Bet­ter late...

Holo­caust sur­vivors cel­e­brate bar, bat mitzva mile­stones

The Jerusalem Post - - FRONT PAGE - • By TA­MARA ZIEVE (Noam Moskovich)

The Holo­caust de­prived them of cel­e­brat­ing an im­por­tant Jewish mile­stone, but on Mon­day, 45 sur­vivors fi­nally cel­e­brated their bar and bat mitzva cer­e­monies for the first time, at a com­mu­nal event at the Western Wall.

The par­tic­i­pants are all Is­raeli cit­i­zens who em­i­grated from the for­mer Soviet Union.

“We ran away with noth­ing but the clothes we had on us,” re­called Aspir Ravicher, 89, who was 11-years-old when World War II broke out. Her fam­ily fled from their homes in Ukraine to Rus­sia. “We had noth­ing, we were hun­gry all the time, we lived in a crowded place. I re­mem­ber that it was mostly cold and I was very hun­gry. A bat mitzva was not some­thing we could have done,” she ex­plained.

“I am so ex­cited and happy,” said Alexander Buch­nik, 87, who reached bar mitzva age im­me­di­ately upon the lib­er­a­tion of Moscow from the Nazis. When the war ended, his fam­ily re­turned to the city, “but we could not cel­e­brate my bar mitzva,” he said, be­cause his mother “was busy sur­viv­ing and keep­ing us alive. We could not think about it at all.”

In 1994, Buch­nik im­mi­grated to Is­rael with his fam­ily and said that he had long been wait­ing for the mo­ment when he would cel­e­brate his bar mitzva. “I thought about it dur­ing the course of my life, and all my life I felt that I missed it so much.”

Jews were forced to hide their re­li­gious iden­tity not only dur­ing the war but also dur­ing the com­mu­nist rule in the years that fol­lowed.

Se­myon Lieb­man, 83, was a young boy in St. Peters­burg when the war broke out. Along with his sis­ter and mother, he was forced to leave his home and wan­der through­out the years of the war. Af­ter the war, the fam­ily re­turned to live in the St. Peters­burg area.

“When we came back, it was for­bid­den to talk about Ju­daism or any­thing about the bar mitzva, so we did not talk about it at all,” he said. “I feel like a lit­tle boy to­day! I’ve been ea­gerly an­tic­i­pat­ing this day through­out my life.”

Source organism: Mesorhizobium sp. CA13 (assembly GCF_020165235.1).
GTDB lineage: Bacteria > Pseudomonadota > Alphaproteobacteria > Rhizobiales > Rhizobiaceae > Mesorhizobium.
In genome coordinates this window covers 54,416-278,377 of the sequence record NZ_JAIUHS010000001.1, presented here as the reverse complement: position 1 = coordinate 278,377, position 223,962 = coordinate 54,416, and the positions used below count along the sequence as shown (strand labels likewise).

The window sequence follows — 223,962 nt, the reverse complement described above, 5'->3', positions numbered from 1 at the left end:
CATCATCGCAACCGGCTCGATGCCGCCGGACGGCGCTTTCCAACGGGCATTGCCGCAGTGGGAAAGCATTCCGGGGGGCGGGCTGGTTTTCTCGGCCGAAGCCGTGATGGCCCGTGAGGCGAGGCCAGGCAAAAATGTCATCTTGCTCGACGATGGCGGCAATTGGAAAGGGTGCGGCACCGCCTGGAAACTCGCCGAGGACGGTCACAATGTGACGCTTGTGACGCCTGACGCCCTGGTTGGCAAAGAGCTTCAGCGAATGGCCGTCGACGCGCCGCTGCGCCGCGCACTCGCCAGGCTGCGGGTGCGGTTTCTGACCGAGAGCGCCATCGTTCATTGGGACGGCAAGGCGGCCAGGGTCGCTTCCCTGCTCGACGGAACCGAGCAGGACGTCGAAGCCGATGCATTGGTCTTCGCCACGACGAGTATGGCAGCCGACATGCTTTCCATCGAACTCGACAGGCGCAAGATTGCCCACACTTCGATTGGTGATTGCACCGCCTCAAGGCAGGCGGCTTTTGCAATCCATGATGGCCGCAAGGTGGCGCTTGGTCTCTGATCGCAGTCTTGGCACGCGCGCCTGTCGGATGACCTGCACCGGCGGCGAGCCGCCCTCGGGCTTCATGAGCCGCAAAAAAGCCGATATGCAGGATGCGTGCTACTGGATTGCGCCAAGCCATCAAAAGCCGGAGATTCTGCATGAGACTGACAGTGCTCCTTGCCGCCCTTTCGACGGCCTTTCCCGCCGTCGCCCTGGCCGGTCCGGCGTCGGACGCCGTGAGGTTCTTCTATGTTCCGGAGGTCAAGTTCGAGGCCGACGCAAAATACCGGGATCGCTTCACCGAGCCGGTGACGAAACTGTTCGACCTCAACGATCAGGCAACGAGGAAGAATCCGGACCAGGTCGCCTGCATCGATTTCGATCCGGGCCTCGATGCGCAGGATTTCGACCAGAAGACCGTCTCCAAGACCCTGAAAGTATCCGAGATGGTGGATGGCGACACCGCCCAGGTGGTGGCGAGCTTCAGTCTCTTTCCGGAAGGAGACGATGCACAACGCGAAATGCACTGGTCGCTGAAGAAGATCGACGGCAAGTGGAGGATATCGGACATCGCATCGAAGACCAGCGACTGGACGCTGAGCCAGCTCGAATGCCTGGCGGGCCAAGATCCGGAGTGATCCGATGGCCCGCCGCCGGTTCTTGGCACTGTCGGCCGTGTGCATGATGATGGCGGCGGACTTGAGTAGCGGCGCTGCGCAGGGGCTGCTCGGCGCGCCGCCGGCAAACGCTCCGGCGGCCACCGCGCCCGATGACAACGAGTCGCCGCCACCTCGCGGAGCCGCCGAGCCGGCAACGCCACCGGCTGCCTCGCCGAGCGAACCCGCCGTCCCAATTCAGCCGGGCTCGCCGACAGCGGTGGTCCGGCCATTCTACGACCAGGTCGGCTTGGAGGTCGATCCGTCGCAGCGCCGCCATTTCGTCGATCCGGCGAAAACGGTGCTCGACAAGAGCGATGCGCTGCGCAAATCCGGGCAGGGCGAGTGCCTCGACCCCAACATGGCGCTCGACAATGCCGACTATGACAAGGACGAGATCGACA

The mov­ing cer­e­mony was spon­sored by the Western Wall Her­itage Foun­da­tion, Is­rael’s Of­fice for So­cial Equal­ity and the In­ter­na­tional Fel­low­ship of Chris­tians and Jews (IFCJ). The sur­vivors were joined by their fam­i­lies at the event, which in­cluded a tour of the tun­nels un­der the Western Wall. The men put on tefillin and read from the To­rah, while the women par­tic­i­pated in another cer­e­mony at the Western Wall Tun­nels Hall. The group ended the cel­e­bra­tion din­ing to­gether.

The Western Wall Her­itage Foun­da­tion said that the cer­e­mony was among the high points of the Western Wall’s his­tory. “Light and dark­ness are mixed here, but hope is ab­so­lute, and there is con­crete ev­i­dence of the eter­nity of the Jewish peo­ple,” the foun­da­tion said in a state­ment. “The event leaves its mark on the par­tic­i­pants and sym­bol­izes re­venge against the Nazi en­emy in the form of a re­turn to the Jewish tra­di­tion and proof that it is never too late.”

IFCJ’s founder and pres­i­dent, Rabbi Yechiel Eck­stein, said: “I find it dif­fi­cult to think of any­thing more inspiring than elderly Holo­caust sur­vivors who re­ceive a late bar and bat mitzva cel­e­bra­tion in the holi­est place for the Jewish peo­ple, af­ter sur­viv­ing the ter­ror of the Nazis and hav­ing their child­hood stolen from them.”

Eck­stein con­tin­ued: “Th­ese sur­vivors are he­roes. I am so grate­ful to be part of this mo­men­tous ex­pe­ri­ence for them. We help th­ese sur­vivors through­out the year and I wel­come the op­por­tu­nity we have been given to be part of this ex­cit­ing event.”

A HOLO­CAUST SUR­VIVOR puts on tefillin to cel­e­brate his be­lated bar mitzva at the Western Wall on Mon­day.

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